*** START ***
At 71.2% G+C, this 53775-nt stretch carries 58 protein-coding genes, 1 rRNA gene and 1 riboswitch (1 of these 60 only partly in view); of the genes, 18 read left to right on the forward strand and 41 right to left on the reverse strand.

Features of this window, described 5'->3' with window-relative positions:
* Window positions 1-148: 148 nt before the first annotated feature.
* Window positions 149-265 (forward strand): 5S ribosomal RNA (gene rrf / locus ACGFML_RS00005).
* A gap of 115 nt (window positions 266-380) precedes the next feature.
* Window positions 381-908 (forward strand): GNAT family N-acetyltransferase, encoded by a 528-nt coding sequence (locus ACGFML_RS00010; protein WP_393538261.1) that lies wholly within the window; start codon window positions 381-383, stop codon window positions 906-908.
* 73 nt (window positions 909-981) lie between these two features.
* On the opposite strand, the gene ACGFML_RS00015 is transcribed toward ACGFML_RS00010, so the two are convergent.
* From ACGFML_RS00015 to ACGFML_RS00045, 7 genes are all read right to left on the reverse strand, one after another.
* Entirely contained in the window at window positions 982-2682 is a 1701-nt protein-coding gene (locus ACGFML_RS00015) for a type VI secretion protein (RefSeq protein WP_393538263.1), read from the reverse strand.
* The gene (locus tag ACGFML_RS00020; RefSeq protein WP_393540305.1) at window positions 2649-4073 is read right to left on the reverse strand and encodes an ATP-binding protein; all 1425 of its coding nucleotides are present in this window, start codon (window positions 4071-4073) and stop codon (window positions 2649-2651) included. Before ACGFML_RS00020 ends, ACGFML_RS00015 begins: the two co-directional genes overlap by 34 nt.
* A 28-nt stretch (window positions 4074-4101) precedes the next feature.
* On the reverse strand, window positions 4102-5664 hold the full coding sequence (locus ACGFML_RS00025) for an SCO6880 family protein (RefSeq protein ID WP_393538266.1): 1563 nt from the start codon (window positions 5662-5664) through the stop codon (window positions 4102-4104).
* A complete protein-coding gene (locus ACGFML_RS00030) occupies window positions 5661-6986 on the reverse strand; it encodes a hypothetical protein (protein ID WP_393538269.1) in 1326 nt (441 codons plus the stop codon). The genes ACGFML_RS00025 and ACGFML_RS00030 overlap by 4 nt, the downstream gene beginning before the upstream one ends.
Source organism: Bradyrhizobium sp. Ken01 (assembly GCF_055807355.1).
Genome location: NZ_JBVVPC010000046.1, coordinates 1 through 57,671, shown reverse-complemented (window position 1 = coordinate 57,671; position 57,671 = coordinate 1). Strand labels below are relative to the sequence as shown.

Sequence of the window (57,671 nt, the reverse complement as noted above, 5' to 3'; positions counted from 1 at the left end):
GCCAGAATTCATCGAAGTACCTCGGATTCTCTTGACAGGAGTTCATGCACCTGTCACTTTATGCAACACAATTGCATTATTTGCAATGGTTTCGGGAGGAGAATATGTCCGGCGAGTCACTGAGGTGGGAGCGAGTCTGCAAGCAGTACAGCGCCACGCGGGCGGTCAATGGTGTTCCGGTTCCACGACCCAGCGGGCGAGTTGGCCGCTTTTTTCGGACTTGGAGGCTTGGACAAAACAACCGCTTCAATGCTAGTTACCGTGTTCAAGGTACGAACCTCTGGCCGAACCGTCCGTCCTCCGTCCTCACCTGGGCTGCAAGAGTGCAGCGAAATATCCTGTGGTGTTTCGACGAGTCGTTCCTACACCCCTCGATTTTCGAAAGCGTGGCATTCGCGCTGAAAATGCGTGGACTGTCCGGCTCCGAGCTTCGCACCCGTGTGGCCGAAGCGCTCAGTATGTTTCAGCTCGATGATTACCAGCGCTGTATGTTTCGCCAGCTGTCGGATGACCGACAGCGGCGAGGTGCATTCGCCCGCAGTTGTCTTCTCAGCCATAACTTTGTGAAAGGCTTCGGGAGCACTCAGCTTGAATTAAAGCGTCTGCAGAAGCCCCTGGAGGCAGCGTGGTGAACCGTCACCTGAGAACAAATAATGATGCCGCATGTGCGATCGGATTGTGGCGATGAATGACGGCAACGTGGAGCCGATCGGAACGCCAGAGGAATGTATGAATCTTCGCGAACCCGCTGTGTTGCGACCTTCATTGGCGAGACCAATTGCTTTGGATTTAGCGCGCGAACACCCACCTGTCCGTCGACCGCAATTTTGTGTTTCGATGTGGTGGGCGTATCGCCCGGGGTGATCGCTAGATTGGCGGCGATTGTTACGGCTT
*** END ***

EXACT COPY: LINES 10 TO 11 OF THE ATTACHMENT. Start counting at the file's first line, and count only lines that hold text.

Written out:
* Entirely contained in the window at window positions 982-2682 is a 1701-nt protein-coding gene (locus ACGFML_RS00015) for a type VI secretion protein (RefSeq protein WP_393538263.1), read from the reverse strand.
* The gene (locus tag ACGFML_RS00020; RefSeq protein WP_393540305.1) at window positions 2649-4073 is read right to left on the reverse strand and encodes an ATP-binding protein; all 1425 of its coding nucleotides are present in this window, start codon (window positions 4071-4073) and stop codon (window positions 2649-2651) included. Before ACGFML_RS00020 ends, ACGFML_RS00015 begins: the two co-directional genes overlap by 34 nt.